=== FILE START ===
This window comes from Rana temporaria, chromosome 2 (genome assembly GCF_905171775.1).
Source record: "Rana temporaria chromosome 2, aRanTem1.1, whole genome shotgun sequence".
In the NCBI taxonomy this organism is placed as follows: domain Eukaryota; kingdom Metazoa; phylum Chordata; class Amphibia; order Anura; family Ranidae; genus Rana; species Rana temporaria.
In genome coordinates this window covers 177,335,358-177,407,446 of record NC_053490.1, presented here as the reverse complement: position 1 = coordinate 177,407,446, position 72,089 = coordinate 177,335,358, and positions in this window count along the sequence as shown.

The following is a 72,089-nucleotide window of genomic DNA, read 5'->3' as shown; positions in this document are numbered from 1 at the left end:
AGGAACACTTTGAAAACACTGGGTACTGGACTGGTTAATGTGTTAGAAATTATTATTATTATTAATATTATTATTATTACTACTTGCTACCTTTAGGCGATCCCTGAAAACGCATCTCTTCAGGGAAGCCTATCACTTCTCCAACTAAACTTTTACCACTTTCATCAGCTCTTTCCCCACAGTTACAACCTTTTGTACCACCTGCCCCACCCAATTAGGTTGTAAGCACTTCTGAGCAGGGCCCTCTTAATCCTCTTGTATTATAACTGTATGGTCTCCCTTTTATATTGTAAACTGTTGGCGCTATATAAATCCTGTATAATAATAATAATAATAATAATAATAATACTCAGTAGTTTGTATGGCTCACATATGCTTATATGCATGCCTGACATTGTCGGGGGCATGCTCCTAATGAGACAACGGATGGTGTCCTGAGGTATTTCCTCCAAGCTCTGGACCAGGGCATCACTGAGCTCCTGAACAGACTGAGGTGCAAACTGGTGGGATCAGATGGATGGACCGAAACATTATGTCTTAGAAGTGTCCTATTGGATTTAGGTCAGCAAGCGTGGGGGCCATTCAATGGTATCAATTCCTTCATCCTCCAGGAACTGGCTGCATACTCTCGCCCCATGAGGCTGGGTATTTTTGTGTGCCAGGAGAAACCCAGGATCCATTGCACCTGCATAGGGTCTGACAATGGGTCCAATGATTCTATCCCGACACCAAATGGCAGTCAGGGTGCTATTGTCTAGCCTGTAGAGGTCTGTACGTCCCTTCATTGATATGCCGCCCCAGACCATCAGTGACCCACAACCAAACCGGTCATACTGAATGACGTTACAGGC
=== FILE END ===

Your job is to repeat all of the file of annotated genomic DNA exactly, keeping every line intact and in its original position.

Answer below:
This window comes from Rana temporaria, chromosome 2 (genome assembly GCF_905171775.1).
Source record: "Rana temporaria chromosome 2, aRanTem1.1, whole genome shotgun sequence".
In the NCBI taxonomy this organism is placed as follows: domain Eukaryota; kingdom Metazoa; phylum Chordata; class Amphibia; order Anura; family Ranidae; genus Rana; species Rana temporaria.
In genome coordinates this window covers 177,335,358-177,407,446 of record NC_053490.1, presented here as the reverse complement: position 1 = coordinate 177,407,446, position 72,089 = coordinate 177,335,358, and positions in this window count along the sequence as shown.

The following is a 72,089-nucleotide window of genomic DNA, read 5'->3' as shown; positions in this document are numbered from 1 at the left end:
AGGAACACTTTGAAAACACTGGGTACTGGACTGGTTAATGTGTTAGAAATTATTATTATTATTAATATTATTATTATTACTACTTGCTACCTTTAGGCGATCCCTGAAAACGCATCTCTTCAGGGAAGCCTATCACTTCTCCAACTAAACTTTTACCACTTTCATCAGCTCTTTCCCCACAGTTACAACCTTTTGTACCACCTGCCCCACCCAATTAGGTTGTAAGCACTTCTGAGCAGGGCCCTCTTAATCCTCTTGTATTATAACTGTATGGTCTCCCTTTTATATTGTAAACTGTTGGCGCTATATAAATCCTGTATAATAATAATAATAATAATAATAATAATACTCAGTAGTTTGTATGGCTCACATATGCTTATATGCATGCCTGACATTGTCGGGGGCATGCTCCTAATGAGACAACGGATGGTGTCCTGAGGTATTTCCTCCAAGCTCTGGACCAGGGCATCACTGAGCTCCTGAACAGACTGAGGTGCAAACTGGTGGGATCAGATGGATGGACCGAAACATTATGTCTTAGAAGTGTCCTATTGGATTTAGGTCAGCAAGCGTGGGGGCCATTCAATGGTATCAATTCCTTCATCCTCCAGGAACTGGCTGCATACTCTCGCCCCATGAGGCTGGGTATTTTTGTGTGCCAGGAGAAACCCAGGATCCATTGCACCTGCATAGGGTCTGACAATGGGTCCAATGATTCTATCCCGACACCAAATGGCAGTCAGGGTGCTATTGTCTAGCCTGTAGAGGTCTGTACGTCCCTTCATTGATATGCCGCCCCAGACCATCAGTGACCCACAACCAAACCGGTCATACTGAATGACGTTACAGGC